Diabetes drugs can have a down side
Do you understand the downsides of diabetes drugs?
Diabetes is a leading cause of death. The Centers for Disease Control and Prevention states that “More than 100 million Americans are living with diabetes (30.3 million) or prediabetes (84.1 million.)”
Complications of Type 2 diabetes include kidney disease, eye and nerve damage, dementia and cardiovascular problems such as heart disease and strokes. The goal of treating diabetes is to reduce the likelihood of developing these serious health problems.
One of the unexpected consequences of some diabetes medicines was an increased risk of heart attacks, heart failure and other cardiovascular complications. The Food and Drug Administration then required companies to test newer diabetes drugs for the potential to cause heart problems.
Certain companies breathed a sigh of relief when their diabetes medications didn’t cause heart attacks and strokes. But they didn’t mention that these drugs also failed to prevent such catastrophes.
That’s why the maker of empagliflozin (Jardiance) has been bragging about the performance of its diabetes medicine. One television commercial features a man announcing: “Today we’re out here with some big news. Jardiance is the only Type 2 diabetes pill proven to both significantly reduce the chance of dying from a cardiovascular event in adults who have Type 2 diabetes and heart disease AND lower your [Hb]A1c.”
A female voice then rapidly reads a list of possible adverse reactions: “Jardiance can cause serious side effects including dehydration. This may cause you to feel dizzy, faint or lightheaded or weak upon standing.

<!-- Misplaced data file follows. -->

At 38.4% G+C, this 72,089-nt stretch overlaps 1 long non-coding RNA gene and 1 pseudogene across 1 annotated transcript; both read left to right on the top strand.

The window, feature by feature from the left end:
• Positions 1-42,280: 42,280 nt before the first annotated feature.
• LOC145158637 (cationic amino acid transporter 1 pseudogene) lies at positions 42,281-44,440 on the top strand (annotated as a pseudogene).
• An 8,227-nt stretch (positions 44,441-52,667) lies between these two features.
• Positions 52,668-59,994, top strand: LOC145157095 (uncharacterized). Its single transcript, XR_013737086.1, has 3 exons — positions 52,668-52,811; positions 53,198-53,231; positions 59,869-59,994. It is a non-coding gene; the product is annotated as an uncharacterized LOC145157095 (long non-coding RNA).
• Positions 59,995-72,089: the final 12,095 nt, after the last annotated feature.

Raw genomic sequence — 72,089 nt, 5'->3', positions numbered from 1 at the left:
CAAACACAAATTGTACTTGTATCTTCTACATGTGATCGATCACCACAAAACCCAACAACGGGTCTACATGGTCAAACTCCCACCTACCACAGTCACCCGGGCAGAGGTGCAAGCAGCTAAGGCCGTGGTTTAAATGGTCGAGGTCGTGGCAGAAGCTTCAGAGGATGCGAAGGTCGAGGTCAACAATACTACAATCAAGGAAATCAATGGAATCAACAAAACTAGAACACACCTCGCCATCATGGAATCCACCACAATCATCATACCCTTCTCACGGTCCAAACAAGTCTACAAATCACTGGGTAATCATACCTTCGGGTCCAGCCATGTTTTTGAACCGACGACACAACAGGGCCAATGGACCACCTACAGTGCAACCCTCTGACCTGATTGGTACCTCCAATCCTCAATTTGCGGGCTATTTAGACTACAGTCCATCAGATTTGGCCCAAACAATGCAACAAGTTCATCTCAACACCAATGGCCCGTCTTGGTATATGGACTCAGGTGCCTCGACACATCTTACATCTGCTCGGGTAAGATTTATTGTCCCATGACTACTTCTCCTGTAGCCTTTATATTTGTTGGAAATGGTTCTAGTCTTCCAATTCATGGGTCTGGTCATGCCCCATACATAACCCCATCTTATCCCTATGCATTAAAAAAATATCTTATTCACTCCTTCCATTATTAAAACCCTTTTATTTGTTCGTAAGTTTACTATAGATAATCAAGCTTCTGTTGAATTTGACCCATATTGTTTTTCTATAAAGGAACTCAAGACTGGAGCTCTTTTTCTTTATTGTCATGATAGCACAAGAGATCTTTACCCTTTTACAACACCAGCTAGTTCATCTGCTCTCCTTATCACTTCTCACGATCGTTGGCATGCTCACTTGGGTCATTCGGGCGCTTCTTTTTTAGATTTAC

“Ketoacidosis is a serious side effect that may be fatal. Symptoms include nausea, vomiting, stomach pain, tiredness and trouble breathing. Stop taking Jardiance and call your doctor right away if you have symptoms of ketoacidosis or an allergic reaction. Symptoms of an allergic reaction include rash, swelling and difficulty breathing or swallowing.
“Do not take Jardiance if you are on dialysis or have severe kidney problems. Other side effects are sudden kidney problems, genital yeast infections, increased bad cholesterol and urinary tract infections, which may be serious.”
These side effects may sound abstract when you hear them on television. But for some readers, they are anything but. One person wrote:
“Jardiance landed me in the hospital with diabetic ketoacidosis. It’s potentially fatal. The medical staff suspected that this med was the culprit, and in fact admitted that they had had a case similar to mine just a few weeks prior.”
Another reader had a different experience with Jardiance: “I recently was hospitalized for a week with severe blood sepsis. The sudden appearance of a kidney stone stopped the flow of urine. I believe it was caused by the drug Jardiance. This drug can cause dehydration and ‘sudden acute kidney injury.’ The elderly are at highest risk.
“I reported this problem to the FDA, but the reporting process is time-consuming. You also have to be very computer savvy. I believe others might be suffering unreported reactions.”
Doctors need to alert patients to the potential risks as well as the benefits. Lowering blood sugar is important, but the ultimate goal is avoiding complications from both prescribed medications and Type 2 diabetes.
Joe Graedon is a pharmacologist. Teresa Graedon holds a doctorate in medical anthropology and is a nutrition expert. In their column, the Graedons answer letters from readers. Write to them in care of King Features, 628 Virginia Drive, Orlando, FL 32803, or email them via their website: www.PeoplesPharmacy.com.
2018 King Features Syndicate